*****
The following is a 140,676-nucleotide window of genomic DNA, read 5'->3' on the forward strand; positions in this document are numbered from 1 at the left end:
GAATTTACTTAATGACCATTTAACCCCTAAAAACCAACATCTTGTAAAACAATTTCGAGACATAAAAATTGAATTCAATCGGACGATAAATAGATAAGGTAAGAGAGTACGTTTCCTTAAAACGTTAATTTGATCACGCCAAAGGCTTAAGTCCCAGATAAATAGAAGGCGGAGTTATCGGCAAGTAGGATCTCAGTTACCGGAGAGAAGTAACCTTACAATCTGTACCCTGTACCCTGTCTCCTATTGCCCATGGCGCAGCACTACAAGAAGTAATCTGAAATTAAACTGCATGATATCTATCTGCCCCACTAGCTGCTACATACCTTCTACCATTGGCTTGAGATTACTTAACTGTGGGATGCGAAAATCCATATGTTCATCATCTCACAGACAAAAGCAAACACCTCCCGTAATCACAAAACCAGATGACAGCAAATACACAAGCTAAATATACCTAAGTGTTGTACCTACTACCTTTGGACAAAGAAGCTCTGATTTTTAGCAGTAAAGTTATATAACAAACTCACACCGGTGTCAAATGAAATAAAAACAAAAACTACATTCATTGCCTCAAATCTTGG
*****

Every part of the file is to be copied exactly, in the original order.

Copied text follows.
The following is a 140,676-nucleotide window of genomic DNA, read 5'->3' on the forward strand; positions in this document are numbered from 1 at the left end:
GAATTTACTTAATGACCATTTAACCCCTAAAAACCAACATCTTGTAAAACAATTTCGAGACATAAAAATTGAATTCAATCGGACGATAAATAGATAAGGTAAGAGAGTACGTTTCCTTAAAACGTTAATTTGATCACGCCAAAGGCTTAAGTCCCAGATAAATAGAAGGCGGAGTTATCGGCAAGTAGGATCTCAGTTACCGGAGAGAAGTAACCTTACAATCTGTACCCTGTACCCTGTCTCCTATTGCCCATGGCGCAGCACTACAAGAAGTAATCTGAAATTAAACTGCATGATATCTATCTGCCCCACTAGCTGCTACATACCTTCTACCATTGGCTTGAGATTACTTAACTGTGGGATGCGAAAATCCATATGTTCATCATCTCACAGACAAAAGCAAACACCTCCCGTAATCACAAAACCAGATGACAGCAAATACACAAGCTAAATATACCTAAGTGTTGTACCTACTACCTTTGGACAAAGAAGCTCTGATTTTTAGCAGTAAAGTTATATAACAAACTCACACCGGTGTCAAATGAAATAAAAACAAAAACTACATTCATTGCCTCAAATCTTGG